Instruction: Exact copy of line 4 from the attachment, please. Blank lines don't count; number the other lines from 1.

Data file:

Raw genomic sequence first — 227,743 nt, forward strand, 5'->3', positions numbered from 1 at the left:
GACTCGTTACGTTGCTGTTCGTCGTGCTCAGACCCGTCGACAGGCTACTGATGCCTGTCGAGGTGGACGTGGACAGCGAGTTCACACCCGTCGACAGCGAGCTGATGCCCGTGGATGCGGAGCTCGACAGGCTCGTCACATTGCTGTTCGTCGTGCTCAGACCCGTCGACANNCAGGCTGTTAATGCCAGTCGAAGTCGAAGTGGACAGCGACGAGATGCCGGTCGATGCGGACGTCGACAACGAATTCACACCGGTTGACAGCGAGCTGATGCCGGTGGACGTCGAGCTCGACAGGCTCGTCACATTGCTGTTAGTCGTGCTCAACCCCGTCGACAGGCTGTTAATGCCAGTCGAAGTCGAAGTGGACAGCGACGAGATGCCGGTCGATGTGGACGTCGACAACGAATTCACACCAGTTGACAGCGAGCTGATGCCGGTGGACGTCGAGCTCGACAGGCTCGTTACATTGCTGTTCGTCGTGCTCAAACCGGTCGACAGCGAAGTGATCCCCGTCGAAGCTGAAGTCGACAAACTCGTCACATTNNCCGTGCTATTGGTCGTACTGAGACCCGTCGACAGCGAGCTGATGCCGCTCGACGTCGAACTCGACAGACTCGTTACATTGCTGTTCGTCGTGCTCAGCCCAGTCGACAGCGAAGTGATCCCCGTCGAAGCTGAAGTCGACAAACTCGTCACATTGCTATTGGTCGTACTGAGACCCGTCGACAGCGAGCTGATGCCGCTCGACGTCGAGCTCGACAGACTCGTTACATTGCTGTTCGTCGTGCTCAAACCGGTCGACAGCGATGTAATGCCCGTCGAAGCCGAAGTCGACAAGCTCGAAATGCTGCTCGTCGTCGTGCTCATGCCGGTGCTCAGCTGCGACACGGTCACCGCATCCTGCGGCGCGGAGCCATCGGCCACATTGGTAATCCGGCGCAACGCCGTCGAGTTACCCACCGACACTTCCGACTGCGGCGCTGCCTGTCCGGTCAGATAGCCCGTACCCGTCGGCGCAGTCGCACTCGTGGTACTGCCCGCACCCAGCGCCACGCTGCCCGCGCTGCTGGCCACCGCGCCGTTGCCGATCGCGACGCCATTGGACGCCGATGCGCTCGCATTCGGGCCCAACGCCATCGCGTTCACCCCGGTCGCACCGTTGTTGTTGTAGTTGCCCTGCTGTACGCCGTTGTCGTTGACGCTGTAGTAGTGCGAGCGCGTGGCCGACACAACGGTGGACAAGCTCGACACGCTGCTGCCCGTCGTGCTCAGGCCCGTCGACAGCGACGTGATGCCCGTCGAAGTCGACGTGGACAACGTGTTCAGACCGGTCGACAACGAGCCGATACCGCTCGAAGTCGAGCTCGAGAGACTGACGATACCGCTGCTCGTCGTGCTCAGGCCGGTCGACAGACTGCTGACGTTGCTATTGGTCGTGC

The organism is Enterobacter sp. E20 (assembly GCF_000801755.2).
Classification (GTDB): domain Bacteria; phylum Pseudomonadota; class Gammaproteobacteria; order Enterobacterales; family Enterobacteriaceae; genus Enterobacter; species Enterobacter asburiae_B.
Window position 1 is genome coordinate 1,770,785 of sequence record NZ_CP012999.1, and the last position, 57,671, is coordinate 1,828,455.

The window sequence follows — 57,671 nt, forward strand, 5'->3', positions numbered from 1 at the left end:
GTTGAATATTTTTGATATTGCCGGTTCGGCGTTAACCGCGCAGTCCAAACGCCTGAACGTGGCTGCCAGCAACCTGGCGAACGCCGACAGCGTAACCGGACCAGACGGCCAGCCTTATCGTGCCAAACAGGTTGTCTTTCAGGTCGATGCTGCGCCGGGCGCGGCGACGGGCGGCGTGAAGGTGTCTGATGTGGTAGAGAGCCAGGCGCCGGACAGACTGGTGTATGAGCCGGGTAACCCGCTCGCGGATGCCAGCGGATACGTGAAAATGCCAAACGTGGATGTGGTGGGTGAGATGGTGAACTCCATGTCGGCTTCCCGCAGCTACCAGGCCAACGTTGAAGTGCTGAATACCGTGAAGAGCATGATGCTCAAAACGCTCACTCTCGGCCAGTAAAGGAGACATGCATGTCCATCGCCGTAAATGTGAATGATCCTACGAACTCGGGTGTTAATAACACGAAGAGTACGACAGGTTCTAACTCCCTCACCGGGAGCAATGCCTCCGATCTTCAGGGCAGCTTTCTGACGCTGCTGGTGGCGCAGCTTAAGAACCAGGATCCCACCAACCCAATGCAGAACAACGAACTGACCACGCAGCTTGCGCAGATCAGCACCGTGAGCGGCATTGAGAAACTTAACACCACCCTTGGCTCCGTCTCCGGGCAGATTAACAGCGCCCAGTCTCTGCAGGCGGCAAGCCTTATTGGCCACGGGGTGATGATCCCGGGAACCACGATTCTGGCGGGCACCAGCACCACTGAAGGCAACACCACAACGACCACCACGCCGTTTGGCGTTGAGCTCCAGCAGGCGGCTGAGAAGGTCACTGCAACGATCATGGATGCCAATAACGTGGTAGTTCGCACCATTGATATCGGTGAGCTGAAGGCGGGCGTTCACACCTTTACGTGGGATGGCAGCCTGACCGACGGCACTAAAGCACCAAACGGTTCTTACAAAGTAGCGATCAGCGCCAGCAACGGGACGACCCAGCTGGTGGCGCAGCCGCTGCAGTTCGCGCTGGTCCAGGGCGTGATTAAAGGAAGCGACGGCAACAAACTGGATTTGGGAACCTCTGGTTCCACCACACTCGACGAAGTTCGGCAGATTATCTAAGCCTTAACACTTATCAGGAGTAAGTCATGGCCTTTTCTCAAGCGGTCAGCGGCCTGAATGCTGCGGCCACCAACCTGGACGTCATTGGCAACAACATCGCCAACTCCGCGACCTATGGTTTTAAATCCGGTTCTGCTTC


Classification (GTDB): domain Bacteria; phylum Pseudomonadota; class Gammaproteobacteria; order Enterobacterales; family Enterobacteriaceae; genus Enterobacter; species Enterobacter asburiae_B.